Monday, July 30, 2012

Vegan Starter Kit


Throughout the last six months, I've been steadily gaining more information about veganism. My journey started with health concerns and has slowly evolved into something much more. When people hear I'm vegan, among other questions that they ask, I'm often asked, "Why?!" The answer, at first, was clear cut: "For health reasons!" Now, six months later, I'm finding it harder to answer. It's not just moral or health concerns. It's not a mixture of all sorts of things wrapped up into one big concern.

I found the Vegan Starter Kit site one night and was overwhelmed with info (in a good way).  I'd recommend this site to anyone who is even remotely curious about going plant-based. I even thought that "vegan" had some sort of weird connotation to it and that automatically meant you would need to move out to a communal and make your own laundry detergent (haha). The more you delve into WHY people are actually vegan (and the reasons are countless), it opens up your mind to the benefits in health, the environment, spiritually and ethically.


Looking to go vegan? Check out these related posts below!

Sunday, July 29, 2012

5 Things I've learned Through Veganism


I recently read a blog post by Lindsay Nixon of Happy Herbivore. (On a side note, if you're interested in veganism and enjoy a great blog, be sure to sign up for her newsletters!) Reading this post reminded me of myself during my first couple of months as a vegan. I was slightly pushy. Okay, I was more than slightly pushy -- maybe even annoyingly pushy. I do apologize to anyone and everyone for this. I wasn't disapproving of everyone's else meal choices as much as I was frustrated and saddened with the overall food situation of America.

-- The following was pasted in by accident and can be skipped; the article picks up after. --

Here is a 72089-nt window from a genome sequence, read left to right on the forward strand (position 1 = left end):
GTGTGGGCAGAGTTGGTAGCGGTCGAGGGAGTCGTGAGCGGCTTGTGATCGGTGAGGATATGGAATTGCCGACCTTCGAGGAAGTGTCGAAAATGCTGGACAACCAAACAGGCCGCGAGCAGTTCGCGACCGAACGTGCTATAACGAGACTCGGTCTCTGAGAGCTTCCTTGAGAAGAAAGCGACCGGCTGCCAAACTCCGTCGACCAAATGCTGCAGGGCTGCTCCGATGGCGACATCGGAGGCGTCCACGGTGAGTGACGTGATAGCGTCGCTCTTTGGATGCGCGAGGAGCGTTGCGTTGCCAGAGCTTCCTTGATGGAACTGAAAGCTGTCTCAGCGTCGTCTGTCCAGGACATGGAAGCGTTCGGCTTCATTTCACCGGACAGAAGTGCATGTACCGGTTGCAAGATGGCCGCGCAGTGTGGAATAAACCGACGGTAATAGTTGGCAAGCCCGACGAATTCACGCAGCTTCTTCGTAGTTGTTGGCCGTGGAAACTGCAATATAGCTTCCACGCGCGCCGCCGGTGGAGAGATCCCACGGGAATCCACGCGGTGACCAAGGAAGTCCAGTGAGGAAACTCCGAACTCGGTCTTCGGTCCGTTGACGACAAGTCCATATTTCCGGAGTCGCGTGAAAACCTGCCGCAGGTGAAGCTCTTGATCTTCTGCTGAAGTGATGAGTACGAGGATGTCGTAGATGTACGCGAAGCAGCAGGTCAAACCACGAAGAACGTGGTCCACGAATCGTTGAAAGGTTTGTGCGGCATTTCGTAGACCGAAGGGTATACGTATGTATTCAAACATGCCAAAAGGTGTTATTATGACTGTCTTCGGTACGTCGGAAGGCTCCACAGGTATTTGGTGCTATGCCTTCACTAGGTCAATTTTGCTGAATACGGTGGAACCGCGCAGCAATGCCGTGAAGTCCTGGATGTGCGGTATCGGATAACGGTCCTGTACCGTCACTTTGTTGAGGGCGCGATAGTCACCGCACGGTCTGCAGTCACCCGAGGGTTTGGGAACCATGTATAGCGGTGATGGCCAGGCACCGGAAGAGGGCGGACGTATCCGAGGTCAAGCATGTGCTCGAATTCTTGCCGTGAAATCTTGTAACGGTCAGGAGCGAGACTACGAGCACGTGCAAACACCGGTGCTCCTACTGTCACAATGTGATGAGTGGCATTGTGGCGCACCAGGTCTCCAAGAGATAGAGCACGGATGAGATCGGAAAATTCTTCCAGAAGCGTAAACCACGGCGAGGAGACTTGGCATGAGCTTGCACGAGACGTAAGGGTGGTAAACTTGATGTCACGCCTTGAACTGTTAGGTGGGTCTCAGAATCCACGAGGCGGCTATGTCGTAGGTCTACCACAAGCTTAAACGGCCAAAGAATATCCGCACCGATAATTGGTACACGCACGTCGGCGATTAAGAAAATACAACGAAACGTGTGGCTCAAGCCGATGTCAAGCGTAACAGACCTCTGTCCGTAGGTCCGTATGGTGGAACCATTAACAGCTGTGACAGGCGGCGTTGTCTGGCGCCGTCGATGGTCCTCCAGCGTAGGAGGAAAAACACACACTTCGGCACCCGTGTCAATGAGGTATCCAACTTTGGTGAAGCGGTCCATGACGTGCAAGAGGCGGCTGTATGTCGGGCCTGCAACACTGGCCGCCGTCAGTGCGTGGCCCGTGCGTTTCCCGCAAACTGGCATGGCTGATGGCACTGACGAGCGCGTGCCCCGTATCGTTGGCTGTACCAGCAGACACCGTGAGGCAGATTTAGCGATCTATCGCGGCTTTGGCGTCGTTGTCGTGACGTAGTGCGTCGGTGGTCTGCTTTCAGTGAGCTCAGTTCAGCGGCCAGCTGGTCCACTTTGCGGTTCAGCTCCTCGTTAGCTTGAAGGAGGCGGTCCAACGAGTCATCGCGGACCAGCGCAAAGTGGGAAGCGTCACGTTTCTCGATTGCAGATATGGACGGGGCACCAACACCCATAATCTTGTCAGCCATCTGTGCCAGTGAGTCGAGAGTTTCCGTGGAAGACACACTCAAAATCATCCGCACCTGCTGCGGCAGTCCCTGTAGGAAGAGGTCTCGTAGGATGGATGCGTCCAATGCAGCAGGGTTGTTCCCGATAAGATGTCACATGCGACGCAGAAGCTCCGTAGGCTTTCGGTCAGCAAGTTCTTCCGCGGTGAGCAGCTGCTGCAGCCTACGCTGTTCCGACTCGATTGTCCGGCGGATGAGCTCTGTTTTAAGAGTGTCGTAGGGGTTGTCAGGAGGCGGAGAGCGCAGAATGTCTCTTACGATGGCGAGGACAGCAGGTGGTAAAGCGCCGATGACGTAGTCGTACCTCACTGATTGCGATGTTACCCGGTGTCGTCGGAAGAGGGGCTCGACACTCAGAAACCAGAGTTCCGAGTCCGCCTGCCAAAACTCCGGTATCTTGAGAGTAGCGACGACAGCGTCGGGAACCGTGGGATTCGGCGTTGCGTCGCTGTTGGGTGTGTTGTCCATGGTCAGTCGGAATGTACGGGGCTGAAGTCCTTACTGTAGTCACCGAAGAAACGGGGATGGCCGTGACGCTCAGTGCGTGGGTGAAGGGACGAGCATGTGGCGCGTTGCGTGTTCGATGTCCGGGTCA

Again, I'm already sounding preachy. I feel like I was in on this little secret of how terrible the food really was for our bodies and upset that others didn't quite see it yet or even want to believe it. I felt like the crazy person in the room that was trying to convince others of the information that I'd read or watched. I had hoped that I wasn't coming off this way, but I do know that I was now. Since the two-month mark, I feel I've greatly improved in this arena.

Here's a few things I have learned:

1. Change can't be forced. My attitude towards food in the first couple of months was pretty harsh. I kept thinking, "Why would anyone want to slowly kill themselves with food?!" I've since learned that I can only take control of my own health and be a silent motivator. People are put off by overbearing vegans who are snappy. I now strive to be open and informative when asked. I don't try to give unwanted information since this method does not work.

2. Not everyone wants to think about where their bacon came from. Most people (even me over six months ago!) will happily eat their crispy strips of bacon, sunny-side up eggs and a tall glass of cow's milk before thinking twice about it. Even I was blocking out animal rights when I first decided to become a vegan. When you Google "vegan", undoubtedly you will find some things that are uneasy to watch or hard to read about animals being "processed" for us to consume. It's not easy, but definitely beneficial to know where your food really comes from, good or bad.

3. I am not a doctor. However, I do have a vegan doctor who is monitoring my health very closely. I've read several books, watched countless documentaries, researched lectures from the top doctors in veganism and strive to learn as much as I possibly can about the topic. I definitely didn't do that when I was consuming fast food or gorging on chocolate! My bloodwork recently proved that yes, what I am doing is making a huge difference. With a drop of 80 points in my total cholesterol, and all of my numbers well within the healthy range (some in optimal), I know I can trust Dr. Linda Carney with my health!

4. People are just curious. When you consider that only 1% of the US population is vegan, you begin to understand why people are confused and often misinformed about this lifestyle. As friends, family and coworkers saw me with more energy and less of my "extra" pounds, I was suddenly bombarded with many questions which I tried to honestly and intelligently answer.